US private equity firm Carlyle made headlines again last week when it announced a US$400 million joint investment with the Townsend Group and China warehouse developer Yupei.
According to a report in the Wall Street Journal, Carlyle and Townsend will together be investing US$200 million to acquire warehouses already developed by Yupei and to develop more distribution facilities to supply China’s booming logistics sector.
By investing with the purpose of developing future facilities, the US firms are most likely contributing a smaller portion of the cash at the commencement of the transaction, and would invest additional funds if and when the consortium is able to secure and develop additional warehouses.
The Journal story reports that five existing distribution centres owned by Yupei would be included in the deal, with another 12 facilities to be added in the next two years.
Carlyle has been aggressive in China this year, having purchased a commercial building in Shanghai for US$266 million during April, and shopping malls in Suzhou and Hangzhou during May.
Now venturing into the logistic sector, the private equity giant seems determined to maintain its rapid pace. Given the aggressive time schedule planned for the 12 additional facilities, the apparent structure of the deal and Yupei’s recent history, however, there may be significant obstacles to this latest transaction ever being fully realized.
China’s logistics real estate sector is attracting high levels of interest from international investors this year, with Australia’s Goodman Group and the Canada Pension Plan Investment Board (CPPIB) announcing a US$500 million increase to their Goodman China Logistics Holding partnership in July, and industry heavyweight Global Logistic Properties signing a series of large leasing deals with ecommerce firms and other occupiers.
Yupei and the Foreign Investors
However, this is not the first time that China’s logistics sector in general, or Yupei specifically have been “discovered” by the outside world.
In November 2008 Yupei had already received US$46 million in investment from Sam Zell-led private equity firm Equity International in return for a 49 percent stake in the company. At the time, it was understood by most observers in the industry that Equity International was investing with the intention of helping Yupei go public (and presumably reaping a significant profit).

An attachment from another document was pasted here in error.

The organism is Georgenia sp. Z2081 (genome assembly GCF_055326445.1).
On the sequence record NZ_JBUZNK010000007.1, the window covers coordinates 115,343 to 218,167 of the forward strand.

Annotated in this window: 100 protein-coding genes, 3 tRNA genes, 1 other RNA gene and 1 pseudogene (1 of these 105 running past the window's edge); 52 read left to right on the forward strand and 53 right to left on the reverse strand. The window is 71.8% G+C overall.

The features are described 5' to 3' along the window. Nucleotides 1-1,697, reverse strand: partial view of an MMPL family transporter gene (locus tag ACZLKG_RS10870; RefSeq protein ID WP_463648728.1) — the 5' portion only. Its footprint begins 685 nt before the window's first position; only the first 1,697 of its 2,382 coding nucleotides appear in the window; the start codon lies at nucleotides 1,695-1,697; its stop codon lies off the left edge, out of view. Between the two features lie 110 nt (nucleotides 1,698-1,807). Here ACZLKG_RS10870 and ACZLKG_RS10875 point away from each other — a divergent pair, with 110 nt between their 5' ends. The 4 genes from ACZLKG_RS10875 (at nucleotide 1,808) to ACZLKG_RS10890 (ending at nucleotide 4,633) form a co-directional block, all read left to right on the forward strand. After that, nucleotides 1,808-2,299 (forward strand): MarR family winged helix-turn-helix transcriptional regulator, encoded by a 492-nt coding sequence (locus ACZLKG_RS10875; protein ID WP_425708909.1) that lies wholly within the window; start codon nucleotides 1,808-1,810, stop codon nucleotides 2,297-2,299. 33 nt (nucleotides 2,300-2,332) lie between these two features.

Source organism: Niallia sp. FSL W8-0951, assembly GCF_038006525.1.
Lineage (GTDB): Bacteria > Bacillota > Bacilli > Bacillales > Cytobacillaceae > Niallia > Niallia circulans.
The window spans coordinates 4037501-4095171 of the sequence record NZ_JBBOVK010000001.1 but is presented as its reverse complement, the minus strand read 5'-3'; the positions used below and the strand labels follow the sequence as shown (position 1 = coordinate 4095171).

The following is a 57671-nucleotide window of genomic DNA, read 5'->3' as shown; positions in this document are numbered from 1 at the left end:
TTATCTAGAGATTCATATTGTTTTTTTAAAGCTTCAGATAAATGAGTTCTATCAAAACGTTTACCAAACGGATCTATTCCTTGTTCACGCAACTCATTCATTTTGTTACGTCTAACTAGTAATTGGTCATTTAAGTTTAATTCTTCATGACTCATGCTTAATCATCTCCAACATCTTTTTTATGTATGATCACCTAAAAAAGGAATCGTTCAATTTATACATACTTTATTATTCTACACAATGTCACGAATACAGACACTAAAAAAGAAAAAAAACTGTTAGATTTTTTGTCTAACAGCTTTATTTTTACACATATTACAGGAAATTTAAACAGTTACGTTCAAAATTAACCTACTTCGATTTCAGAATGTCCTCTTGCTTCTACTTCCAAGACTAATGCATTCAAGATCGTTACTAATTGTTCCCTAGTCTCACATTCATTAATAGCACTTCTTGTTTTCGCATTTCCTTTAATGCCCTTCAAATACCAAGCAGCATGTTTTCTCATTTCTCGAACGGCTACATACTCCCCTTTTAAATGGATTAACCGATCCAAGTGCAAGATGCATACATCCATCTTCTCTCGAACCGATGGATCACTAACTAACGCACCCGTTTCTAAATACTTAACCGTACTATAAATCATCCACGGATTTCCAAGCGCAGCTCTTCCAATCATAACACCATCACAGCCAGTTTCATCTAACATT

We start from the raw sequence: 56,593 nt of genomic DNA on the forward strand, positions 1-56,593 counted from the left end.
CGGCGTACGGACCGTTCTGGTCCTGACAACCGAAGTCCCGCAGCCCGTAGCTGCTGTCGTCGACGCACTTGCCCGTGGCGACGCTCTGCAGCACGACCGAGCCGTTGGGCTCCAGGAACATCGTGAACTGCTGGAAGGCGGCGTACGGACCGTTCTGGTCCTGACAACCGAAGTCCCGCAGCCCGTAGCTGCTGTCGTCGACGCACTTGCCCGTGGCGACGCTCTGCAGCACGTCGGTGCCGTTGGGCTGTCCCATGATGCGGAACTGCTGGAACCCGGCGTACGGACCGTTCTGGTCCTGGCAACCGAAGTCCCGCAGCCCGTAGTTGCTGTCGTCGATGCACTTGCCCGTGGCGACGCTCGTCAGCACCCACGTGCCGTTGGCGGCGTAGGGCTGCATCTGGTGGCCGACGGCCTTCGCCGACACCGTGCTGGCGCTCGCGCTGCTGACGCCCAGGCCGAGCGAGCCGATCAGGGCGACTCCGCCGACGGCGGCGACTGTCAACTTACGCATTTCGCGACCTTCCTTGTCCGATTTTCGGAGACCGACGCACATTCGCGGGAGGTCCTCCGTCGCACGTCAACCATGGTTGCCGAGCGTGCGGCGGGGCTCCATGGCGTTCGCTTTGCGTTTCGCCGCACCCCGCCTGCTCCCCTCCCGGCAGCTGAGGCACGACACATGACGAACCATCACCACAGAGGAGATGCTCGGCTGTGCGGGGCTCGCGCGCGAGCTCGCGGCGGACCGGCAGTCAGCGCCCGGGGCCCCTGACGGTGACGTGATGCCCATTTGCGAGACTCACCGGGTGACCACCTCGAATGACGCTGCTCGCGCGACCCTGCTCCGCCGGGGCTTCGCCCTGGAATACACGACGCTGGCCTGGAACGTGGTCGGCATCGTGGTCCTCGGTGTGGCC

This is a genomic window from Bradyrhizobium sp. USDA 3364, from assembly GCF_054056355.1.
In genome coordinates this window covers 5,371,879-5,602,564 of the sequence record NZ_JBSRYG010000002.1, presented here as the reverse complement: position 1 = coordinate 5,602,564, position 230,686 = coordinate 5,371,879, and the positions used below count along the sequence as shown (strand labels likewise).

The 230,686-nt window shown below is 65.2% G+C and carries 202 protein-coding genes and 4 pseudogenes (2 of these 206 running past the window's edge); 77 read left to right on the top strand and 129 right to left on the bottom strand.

Speaking of the investment at the time, then CEO of Equity International Gary Garrabrant said, “Equity International has pursued the warehouse and logistics sector based upon powerful fundamentals, namely the explosive growth of consumerism in China.” And further noted that “Yupei is ideally positioned to achieve scale and leadership in this high-growth sector.”
Only three years later, however, Equity International was selling its 49 percent stake in Yupei to Global Logistics Properties for US$53.6 million. The reason for the early exit and disappointing return was Yupei’s struggles in acquiring the new sites necessary to develop profitable logistics developments in China. GLP on the other hand, despite being a foreign company, has been successful in continually acquiring new sites and developing these sites by leveraging the access to capital provided through its status as a subsidiary of the Singapore government’s GIC investment firm.
Coincidentally, Equity International this week announced a second investment into China’s logistics real estate sector when it unveiled a new partnership with the Redwood Group to develop warehouse facilities in China. The current China representative for Redwood also served as the COO of Yupei during the time that it was invested by Equity International.
What Does Carlyle Bring to Yupei that Sam Zell and GLP Didn’t Have?
With Global Logistics Properties (GLP) owning a 49 percent stake in Yupei, and in light of the resources that GLP has available, there is also a question of why Yupei needs Carlyle and Townsend at all. Presumably, if Yupei has access to sites, then GLP would be ideally suited to help exploit these sites through its market contacts, access to capital, and existing government relationships.
While China’s logistics real estate sector has delivered net yields of 8 percent or better for investors over recent years, the nature of this deal and the history of the parties involved suggests that this investment by the Carlyle Asia Real Estate fund, may end up yielding much less than its $400 million headline might imply.